- Comparison of your findings to previous studies.
- Explanation of how your results might confirm or contradict results of previous studies.
- Clarification of the significance of your results in relation to the project aim/s.
- Acknowledging limitations and suggesting future directions (where applicable).
Sometimes you might be required to write a separate conclusion section in addition to the discussion where you will need to summarise the key findings of your research and draw conclusions for the reader by providing key take home points and the implications of your findings for future research and/or practice. If not a part of the Discussion section, this section typically includes:
- Recap of your key results and main arguments, highlighting their significance in relation to your research aims and research questions.
- Brief acknowledgement of the limitations of your work.
- Brief recommendations, or directions for future research.
Strategies to generate writing
Try some of these writing strategies, alone or in combination, to help generate material for your article drafts.
Free-writing is a technique of writing continuously for a set period of time, without worrying about formatting, logical structure, or 'getting things wrong'.
- The important thing is to just keep writing and writing all of your ideas without critical judgement. You can worry about critically reviewing the material later.
- The only person who will read your free-writing is you. When editing you can retain any useful material from the free-writing exercise for your article and discard what you don’t need.
- A free-writing exercise can help you put down all your ideas on paper and then work out how they can be put together as a cohesive piece of work.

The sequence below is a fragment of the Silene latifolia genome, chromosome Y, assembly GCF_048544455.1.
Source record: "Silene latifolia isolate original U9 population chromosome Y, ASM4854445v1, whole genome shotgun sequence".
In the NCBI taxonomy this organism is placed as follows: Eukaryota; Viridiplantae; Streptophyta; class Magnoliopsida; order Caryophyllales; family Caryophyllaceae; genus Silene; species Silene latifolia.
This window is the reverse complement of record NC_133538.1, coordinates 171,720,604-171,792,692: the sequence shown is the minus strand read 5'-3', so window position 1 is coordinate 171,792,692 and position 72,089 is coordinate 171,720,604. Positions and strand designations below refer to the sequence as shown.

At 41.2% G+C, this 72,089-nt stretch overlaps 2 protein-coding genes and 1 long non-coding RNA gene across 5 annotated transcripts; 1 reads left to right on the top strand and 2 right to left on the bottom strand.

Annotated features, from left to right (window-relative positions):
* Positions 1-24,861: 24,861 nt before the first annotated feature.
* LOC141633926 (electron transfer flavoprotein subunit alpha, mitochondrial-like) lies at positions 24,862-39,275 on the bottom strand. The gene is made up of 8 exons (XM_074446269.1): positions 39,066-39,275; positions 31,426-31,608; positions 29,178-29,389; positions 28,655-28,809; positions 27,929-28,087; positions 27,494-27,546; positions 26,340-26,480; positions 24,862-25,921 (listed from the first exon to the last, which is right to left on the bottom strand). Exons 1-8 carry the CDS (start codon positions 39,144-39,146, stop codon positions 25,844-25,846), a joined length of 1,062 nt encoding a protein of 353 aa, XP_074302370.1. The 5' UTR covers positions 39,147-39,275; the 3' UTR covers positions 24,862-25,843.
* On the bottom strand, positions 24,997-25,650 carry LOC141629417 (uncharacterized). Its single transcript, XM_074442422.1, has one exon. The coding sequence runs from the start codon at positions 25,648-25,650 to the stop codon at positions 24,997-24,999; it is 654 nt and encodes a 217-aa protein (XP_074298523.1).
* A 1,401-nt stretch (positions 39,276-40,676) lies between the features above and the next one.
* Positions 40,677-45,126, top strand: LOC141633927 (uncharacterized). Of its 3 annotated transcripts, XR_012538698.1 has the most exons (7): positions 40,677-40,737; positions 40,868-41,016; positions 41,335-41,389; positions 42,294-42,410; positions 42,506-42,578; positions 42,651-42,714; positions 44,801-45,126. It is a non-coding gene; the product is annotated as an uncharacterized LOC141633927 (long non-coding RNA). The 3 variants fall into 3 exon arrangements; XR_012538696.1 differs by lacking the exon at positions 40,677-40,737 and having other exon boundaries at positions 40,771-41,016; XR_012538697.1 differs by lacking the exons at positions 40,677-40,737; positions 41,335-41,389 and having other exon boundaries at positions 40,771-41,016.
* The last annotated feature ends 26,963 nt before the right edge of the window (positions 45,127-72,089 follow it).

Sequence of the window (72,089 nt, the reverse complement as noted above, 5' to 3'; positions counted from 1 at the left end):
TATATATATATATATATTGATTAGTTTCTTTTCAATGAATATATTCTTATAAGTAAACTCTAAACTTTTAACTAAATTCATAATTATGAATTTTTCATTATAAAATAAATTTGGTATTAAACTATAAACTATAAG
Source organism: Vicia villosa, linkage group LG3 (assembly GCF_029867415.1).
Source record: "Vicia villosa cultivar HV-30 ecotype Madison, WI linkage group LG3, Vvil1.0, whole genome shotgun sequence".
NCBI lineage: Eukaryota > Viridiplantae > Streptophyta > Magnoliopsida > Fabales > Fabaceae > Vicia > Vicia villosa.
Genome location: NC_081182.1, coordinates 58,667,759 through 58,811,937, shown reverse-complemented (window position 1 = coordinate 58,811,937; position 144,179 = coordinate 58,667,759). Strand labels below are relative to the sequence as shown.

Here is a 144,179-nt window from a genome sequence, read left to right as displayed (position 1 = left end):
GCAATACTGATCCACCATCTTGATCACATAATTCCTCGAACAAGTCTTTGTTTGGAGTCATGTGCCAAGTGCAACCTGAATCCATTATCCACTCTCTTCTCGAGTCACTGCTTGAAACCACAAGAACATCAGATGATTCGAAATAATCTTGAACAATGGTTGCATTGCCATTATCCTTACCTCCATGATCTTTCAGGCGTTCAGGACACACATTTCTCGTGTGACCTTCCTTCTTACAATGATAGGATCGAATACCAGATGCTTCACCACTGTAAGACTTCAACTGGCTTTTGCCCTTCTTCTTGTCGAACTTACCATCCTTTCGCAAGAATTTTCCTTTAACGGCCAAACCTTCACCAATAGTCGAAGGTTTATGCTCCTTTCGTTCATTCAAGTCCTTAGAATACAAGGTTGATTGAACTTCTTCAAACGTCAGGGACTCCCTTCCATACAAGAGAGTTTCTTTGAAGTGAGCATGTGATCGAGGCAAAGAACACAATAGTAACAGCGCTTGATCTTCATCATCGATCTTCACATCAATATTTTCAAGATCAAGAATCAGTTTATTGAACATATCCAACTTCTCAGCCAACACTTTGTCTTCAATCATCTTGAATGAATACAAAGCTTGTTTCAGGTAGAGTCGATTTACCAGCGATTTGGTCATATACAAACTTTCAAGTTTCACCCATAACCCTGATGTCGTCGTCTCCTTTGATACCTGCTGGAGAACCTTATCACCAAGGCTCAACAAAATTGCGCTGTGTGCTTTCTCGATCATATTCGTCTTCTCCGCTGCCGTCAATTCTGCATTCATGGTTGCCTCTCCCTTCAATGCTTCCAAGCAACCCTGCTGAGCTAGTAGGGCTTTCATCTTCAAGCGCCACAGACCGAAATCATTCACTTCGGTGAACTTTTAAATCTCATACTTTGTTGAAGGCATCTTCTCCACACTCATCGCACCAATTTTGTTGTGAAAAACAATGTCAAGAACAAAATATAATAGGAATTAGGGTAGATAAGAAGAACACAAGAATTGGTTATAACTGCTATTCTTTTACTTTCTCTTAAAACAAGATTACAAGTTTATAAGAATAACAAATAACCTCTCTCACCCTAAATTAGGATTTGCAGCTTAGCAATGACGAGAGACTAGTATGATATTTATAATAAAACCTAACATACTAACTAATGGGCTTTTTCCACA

The pomodoro technique
The pomodoro technique relies on a strict time frame of 25 minute writing intervals, followed by 5 minute breaks.
- Four sessions of 25 minutes makes a pomodoro, and you can schedule a longer break as needed.
- In-built breaks of 5 minutes after each 25 minutes of writing guarantees a freshness of mind each time you sit down to the task.
- The writing is done freely, with little or no critiquing. This provides you with material to edit and refine later on.
There is no ‘correct’ way to write an article. You might find you move between different writing techniques, such as outlining and generative writing. You need to find a way that suits you. Consider the following options:
- You may choose to set yourself a challenge, such as writing 1000 words a day to maintain motivation.
- Once you have a draft, let it ‘incubate’, at least overnight or for a few days. This will allow you to see it with fresh eyes and edit it as necessary next time you get back to it.
- Learn writing tips from your supervisor, trusted academic peers, or expert guides. For example, the blogging site ‘Thesis Whisperer’ has produced helpful advice on writing an article, suggesting a program for doing it in seven days (Mewburn, n.d.).
Many journal articles are written by more than one person. There can be advantages to this process, such as:
- Pooling of ideas to create a more thorough product.
- Synthesising perspectives from collaborators with different specialised knowledge and expertise.
- Easy access to proofreaders.
- Quicker delivery as you personally do not have to write as many words and can often focus on a particular part of the process.
If you are co-authoring an article with collaborators, make sure to:
- Write cohesively. You do not want to create a ‘Frankenarticle’. A collection of ideas and words from various authors does not always combine into a seamless whole. To create a cohesive article, communicate clearly with your collaborators to ensure each draft makes the article more unified.
- Agree on authorship. Typically the researcher who did the most work would be listed as the first author, but this can depend on the discipline. In some areas, the more experienced or ‘known’ scholar will be given the privilege of being first-named. Discuss how authorship will be credited with your co-authors to avoid misunderstanding.